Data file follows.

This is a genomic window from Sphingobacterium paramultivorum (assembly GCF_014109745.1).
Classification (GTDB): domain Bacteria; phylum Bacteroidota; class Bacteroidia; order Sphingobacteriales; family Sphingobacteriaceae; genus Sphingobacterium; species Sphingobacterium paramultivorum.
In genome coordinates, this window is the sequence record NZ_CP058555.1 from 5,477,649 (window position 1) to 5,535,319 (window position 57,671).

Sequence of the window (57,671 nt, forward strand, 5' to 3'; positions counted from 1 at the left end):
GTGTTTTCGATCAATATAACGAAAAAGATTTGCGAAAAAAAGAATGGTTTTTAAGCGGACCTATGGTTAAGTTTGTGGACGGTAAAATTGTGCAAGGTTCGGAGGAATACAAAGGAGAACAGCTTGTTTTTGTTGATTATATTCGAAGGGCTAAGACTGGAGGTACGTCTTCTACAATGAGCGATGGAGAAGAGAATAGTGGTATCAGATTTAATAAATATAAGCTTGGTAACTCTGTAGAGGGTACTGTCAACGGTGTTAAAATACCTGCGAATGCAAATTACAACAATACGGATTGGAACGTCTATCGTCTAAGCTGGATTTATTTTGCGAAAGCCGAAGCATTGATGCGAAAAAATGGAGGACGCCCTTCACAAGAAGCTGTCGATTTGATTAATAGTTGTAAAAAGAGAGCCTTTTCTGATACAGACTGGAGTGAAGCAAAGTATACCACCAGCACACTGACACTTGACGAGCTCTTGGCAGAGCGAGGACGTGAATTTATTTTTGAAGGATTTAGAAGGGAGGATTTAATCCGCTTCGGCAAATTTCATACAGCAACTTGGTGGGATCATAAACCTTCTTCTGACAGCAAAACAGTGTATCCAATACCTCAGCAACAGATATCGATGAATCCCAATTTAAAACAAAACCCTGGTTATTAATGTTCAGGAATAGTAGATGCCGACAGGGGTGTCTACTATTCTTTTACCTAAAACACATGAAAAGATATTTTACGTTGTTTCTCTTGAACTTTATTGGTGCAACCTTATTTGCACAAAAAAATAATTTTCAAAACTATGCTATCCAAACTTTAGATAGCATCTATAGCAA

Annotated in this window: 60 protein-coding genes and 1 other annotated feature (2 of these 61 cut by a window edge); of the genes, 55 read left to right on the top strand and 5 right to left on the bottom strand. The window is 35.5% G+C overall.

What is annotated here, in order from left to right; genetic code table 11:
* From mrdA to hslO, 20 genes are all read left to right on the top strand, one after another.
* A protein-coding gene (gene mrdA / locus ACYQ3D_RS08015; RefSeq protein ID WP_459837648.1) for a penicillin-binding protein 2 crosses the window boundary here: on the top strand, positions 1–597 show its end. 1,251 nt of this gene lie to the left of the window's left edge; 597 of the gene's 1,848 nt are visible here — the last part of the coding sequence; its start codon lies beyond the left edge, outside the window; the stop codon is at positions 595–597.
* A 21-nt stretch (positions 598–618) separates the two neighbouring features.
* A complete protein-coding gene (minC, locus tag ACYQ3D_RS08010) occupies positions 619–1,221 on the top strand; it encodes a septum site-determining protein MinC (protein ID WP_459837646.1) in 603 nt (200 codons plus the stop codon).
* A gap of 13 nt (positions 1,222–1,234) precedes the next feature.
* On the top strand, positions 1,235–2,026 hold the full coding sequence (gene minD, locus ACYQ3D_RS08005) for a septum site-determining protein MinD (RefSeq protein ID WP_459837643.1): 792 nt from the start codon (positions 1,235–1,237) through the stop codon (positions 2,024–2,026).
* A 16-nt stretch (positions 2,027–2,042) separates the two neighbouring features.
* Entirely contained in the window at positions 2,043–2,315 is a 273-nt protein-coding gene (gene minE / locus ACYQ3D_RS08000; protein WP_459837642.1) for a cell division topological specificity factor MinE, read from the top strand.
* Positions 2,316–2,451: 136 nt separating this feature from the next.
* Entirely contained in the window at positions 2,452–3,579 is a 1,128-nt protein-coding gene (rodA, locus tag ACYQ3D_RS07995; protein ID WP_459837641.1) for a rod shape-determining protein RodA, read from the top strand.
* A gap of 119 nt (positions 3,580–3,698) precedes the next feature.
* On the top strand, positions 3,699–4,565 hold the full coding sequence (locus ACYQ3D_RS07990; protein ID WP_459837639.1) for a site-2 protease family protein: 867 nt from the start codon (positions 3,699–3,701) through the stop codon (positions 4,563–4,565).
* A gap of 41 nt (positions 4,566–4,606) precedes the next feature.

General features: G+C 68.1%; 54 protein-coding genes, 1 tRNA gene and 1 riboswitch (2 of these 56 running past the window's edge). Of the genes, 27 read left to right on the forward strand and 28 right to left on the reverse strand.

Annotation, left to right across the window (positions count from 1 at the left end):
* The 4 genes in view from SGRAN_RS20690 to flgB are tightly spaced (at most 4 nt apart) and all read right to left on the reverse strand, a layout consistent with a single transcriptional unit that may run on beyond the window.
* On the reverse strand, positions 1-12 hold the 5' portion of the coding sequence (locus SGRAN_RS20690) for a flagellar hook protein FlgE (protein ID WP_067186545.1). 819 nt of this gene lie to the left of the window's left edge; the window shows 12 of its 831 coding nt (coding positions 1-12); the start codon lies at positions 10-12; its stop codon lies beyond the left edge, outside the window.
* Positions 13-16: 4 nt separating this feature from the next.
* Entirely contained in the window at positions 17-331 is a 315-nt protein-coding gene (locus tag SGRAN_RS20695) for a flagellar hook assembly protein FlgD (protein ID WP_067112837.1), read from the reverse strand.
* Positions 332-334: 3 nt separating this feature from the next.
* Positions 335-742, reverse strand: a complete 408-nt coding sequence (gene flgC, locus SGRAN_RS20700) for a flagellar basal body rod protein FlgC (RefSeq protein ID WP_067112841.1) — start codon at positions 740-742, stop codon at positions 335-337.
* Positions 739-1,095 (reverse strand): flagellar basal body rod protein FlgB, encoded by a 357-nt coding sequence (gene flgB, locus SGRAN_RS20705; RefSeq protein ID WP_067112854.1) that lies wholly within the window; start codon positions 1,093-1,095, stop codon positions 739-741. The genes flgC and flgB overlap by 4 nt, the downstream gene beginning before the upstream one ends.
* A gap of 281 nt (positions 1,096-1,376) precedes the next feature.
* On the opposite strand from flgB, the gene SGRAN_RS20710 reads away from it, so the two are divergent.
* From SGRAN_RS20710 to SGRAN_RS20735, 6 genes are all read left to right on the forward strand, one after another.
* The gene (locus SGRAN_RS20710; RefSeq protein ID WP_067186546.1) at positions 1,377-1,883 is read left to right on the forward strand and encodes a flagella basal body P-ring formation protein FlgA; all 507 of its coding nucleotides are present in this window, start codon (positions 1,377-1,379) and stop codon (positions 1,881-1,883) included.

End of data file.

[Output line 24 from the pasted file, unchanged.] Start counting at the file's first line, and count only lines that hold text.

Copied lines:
* On the reverse strand, positions 1-12 hold the 5' portion of the coding sequence (locus SGRAN_RS20690) for a flagellar hook protein FlgE (protein ID WP_067186545.1). 819 nt of this gene lie to the left of the window's left edge; the window shows 12 of its 831 coding nt (coding positions 1-12); the start codon lies at positions 10-12; its stop codon lies beyond the left edge, outside the window.